The first vehicle to bear the Porsche name was registered on June 8, 1948: It was the 356 “No.1” Roadster. This is the day on which the Porsche brand was born. The Type 356 turned Ferry Porsche’s dream of a sports car into a reality. “His vision at that time embodied all of the values that still define the brand to this day”, said Oliver Blume, Chairman of the Executive Board of Porsche AG, at yesterday’s New Year Reception at the Porsche Museum. Representatives from the state of Baden-Württemberg as well as from the city of Stuttgart and the worlds of politics, economics and society, joined Porsche to celebrate the beginning of its anniversary year with the slogan “70 years of the Porsche sports car”.
“Tradition is a commitment. Without our tradition and without our core values, we would not be where we are today”, explained Blume. “We plan to uphold the standard of technical excellence set by Ferry Porsche well into the future. Intelligent dynamic mobility has a great future ahead of it. And we have the solid technological expertise, creative employees and unique team spirit to be involved. We have what it takes to ensure that the Porsche brand continues to fascinate – even in another 70 years.”
The history of the Porsche brand begins in 1948. Yet the foundation of the sports car manufacturer is built upon the life’s work of Professor Ferdinand Porsche – work which his son Ferry then continued. Ferdinand Porsche had already designed pioneering innovations for the automotive industry as early as the start of the last century. In 1900, he built an electric car with a wheel hub drive known as the Lohner-Porsche, a vehicle on which he would then base the world’s first all-wheel-drive passenger car. In the same year, he created a template for hybrid vehicles with the development of a mixed petrol-electric powertrain. In 1931, Ferdinand Porsche founded his own engineering office. The “Berlin-Rome Car” showcased in 1939 was the beginning of his idea for a sports car bearing the Porsche name, although this dream was only realised by his son Ferry in 1948 with the Type 356.
The successor model to the 356, the Porsche 911 designed by Ferry Porsche’s son Ferdinand Alexander, finally gave the company its breakthrough as one of the leading manufacturers of sports cars in the world, both from a technical and a design perspective. The Porsche 911, presented to the global public for the first time in 1963, has now been built over a million times. “Although the 911 has been consistently developed in the intervening decades and enhanced many times over with new, innovative technologies, no other vehicle has managed to retain its original essence in the same way as the 911”, says Blume. “All Porsche models to be developed now and in the future are based on this sports car. As the centrepiece of the brand, the 911 has become the sports car of dreams, winning the collective heart of enthusiasts all over the world.”
The future of Porsche sports cars is already coming up to the starting line in the form of the Mission E, the first purely electrically driven technology champion from Zuffenhausen. This concept vehicle combines the distinctive emotional design of a Porsche, exceptional driving performance and forward-thinking everyday functionality. The four-door model with four individual seats delivers a system performance of over 440 kW (600 hp) and a range of more than 500 km, acceleration from 0 to 100 km/h in less than 3.5 seconds and a charging time of around 15 minutes for 80 per cent of the electrical energy required. Porsche has invested around one billion euro in this futuristic project, creating more than 1,200 additional jobs just at the headquarters in Stuttgart-Zuffenhausen, where the Mission E will be built. “Porsche will always be Porsche – the leading brand for exclusive, sporty mobility”, reinforces Blume.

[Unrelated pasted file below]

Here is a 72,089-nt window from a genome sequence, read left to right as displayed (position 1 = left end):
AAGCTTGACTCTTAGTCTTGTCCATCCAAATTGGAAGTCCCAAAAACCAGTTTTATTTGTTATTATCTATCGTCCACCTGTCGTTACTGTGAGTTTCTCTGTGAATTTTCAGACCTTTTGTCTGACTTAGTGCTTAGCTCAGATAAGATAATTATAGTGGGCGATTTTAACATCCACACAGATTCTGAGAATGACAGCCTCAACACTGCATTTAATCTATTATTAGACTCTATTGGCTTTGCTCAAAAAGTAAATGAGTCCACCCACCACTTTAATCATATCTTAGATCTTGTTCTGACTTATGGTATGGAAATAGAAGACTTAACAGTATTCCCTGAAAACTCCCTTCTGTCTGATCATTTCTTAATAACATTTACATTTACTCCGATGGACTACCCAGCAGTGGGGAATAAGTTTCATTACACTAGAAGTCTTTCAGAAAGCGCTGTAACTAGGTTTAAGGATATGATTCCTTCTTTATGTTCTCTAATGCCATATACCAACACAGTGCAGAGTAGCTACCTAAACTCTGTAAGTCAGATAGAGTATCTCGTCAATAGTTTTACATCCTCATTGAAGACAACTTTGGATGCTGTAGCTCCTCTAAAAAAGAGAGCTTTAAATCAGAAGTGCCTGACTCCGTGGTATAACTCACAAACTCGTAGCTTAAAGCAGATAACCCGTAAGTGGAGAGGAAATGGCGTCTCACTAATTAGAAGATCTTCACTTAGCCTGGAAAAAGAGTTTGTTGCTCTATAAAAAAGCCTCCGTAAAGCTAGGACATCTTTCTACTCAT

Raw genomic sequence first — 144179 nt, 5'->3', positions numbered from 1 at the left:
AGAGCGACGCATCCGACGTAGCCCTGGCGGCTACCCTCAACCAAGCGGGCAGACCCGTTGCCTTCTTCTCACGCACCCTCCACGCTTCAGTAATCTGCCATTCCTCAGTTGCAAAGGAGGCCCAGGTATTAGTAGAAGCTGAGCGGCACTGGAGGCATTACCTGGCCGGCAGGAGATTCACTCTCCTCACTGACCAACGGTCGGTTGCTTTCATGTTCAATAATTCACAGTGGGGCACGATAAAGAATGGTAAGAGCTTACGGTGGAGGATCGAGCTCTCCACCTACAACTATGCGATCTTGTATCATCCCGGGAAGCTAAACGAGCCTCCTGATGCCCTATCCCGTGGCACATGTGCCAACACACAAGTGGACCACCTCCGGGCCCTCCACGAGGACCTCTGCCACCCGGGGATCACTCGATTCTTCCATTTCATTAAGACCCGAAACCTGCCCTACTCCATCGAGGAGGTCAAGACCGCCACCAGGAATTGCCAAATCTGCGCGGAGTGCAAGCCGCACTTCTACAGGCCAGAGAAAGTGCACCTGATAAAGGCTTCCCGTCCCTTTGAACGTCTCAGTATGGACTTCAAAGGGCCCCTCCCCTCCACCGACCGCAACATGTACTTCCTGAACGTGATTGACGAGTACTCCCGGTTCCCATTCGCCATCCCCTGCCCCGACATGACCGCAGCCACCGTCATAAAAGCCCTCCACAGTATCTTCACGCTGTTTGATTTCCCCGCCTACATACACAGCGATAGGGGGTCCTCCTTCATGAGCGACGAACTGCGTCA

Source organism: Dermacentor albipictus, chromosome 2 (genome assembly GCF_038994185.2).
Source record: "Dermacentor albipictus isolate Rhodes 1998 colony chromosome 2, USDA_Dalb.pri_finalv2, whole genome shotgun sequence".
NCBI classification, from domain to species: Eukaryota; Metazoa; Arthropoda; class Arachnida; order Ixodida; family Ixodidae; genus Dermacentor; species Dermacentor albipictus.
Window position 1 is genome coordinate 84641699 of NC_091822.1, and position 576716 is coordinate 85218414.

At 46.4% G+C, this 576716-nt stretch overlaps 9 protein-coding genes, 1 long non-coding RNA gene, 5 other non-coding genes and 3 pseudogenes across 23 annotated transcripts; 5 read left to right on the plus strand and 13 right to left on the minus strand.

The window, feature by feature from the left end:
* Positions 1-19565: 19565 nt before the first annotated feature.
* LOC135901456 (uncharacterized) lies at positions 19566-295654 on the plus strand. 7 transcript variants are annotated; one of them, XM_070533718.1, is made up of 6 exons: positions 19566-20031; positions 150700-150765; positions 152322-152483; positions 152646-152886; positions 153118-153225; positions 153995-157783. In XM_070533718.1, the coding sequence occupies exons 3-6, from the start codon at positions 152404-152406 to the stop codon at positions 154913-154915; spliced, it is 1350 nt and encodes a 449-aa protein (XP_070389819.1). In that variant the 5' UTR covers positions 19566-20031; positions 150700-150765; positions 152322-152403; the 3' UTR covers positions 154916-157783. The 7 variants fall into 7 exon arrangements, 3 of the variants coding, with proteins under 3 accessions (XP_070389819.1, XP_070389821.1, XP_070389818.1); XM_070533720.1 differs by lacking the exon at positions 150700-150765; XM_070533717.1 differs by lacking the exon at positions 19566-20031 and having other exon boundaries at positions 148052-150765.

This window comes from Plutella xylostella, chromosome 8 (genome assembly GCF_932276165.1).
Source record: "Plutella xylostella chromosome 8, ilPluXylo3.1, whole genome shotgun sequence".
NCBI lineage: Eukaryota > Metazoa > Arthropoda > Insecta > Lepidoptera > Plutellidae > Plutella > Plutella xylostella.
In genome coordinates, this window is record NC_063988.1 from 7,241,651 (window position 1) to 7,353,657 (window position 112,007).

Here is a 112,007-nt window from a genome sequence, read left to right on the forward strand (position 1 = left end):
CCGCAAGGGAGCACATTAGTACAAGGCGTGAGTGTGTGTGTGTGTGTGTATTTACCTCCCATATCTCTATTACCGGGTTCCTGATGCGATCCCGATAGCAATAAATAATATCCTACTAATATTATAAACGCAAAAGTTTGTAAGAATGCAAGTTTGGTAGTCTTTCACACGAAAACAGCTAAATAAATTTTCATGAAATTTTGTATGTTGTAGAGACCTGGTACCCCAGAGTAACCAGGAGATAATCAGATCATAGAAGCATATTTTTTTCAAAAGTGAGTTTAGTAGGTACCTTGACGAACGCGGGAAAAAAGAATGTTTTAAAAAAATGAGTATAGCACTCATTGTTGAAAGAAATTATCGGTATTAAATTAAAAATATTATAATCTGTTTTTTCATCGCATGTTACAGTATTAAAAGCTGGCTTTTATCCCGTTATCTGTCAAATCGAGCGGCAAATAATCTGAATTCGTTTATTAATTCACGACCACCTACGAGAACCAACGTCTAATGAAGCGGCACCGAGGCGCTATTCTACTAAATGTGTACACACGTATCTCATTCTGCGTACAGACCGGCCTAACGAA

Porsche celebrates the jubilee all over the world
Porsche is celebrating this year’s anniversary with numerous activities around the world. On February 3 “The Porsche Effect” will open at the Petersen Automotive Museum in Los Angeles. In Germany, the first “70 years of the Porsche sports car” exhibition will open from March 20–31, at “DRIVE, the Volkswagen Group Forum” in Berlin. The Porsche Museum will also be holding its own anniversary celebrations with a comprehensive special exhibition opening on June 9. On the same day, Porsche will be inviting sports car fans to its “Sports Car Together Day” at all of its sites around the world.
For the weekend of June 16–17, the sports car manufacturer will host employees, residents of the Zuffenhausen district and prospective customers to a public celebration in and around the Porsche Museum in Stuttgart. The “Festival of Speed” held from July 12–15, at the Goodwood race track in the UK will also celebrate the anniversary, as will the “Rennsport Reunion” in California from September 27–30. The celebrations will conclude with the “Sound Night” event to be held for the first time in the Porsche Arena in Stuttgart on October 13. Further information is available at https://www.porsche.com/museum/en/.
911 Targa 4 GTS: Fuel consumption combined 9.7 – 8.7 l/100 km; CO2 emissions 220 – 196 g/km
718 Cayman: Fuel consumption combined 7.4 – 6.9 l/100 km; CO2 emissions 168 – 158 g/km
718 Boxster S: Fuel consumption combined 8.1 – 7.3 l/100 km; CO2 emissions 184 – 167 g/km
Cayenne Turbo: Fuel consumption combined 11.9 – 11.7 l/100 km; CO2 emissions 272 – 267 g/km
Macan Turbo: Fuel consumption combined 9.2 – 8.9 l/100 km; CO2 emissions 216 – 208 g/km
Panamera 4 E-Hybrid: Fuel consumption combined 2.5 l/100 km; CO2 emissions 56 g/km; electricity consumption (combined) 15.9 kWh/100 km
911 GT2 RS: Fuel consumption combined 11.8 l/100 km; CO2 emissions 269 g/km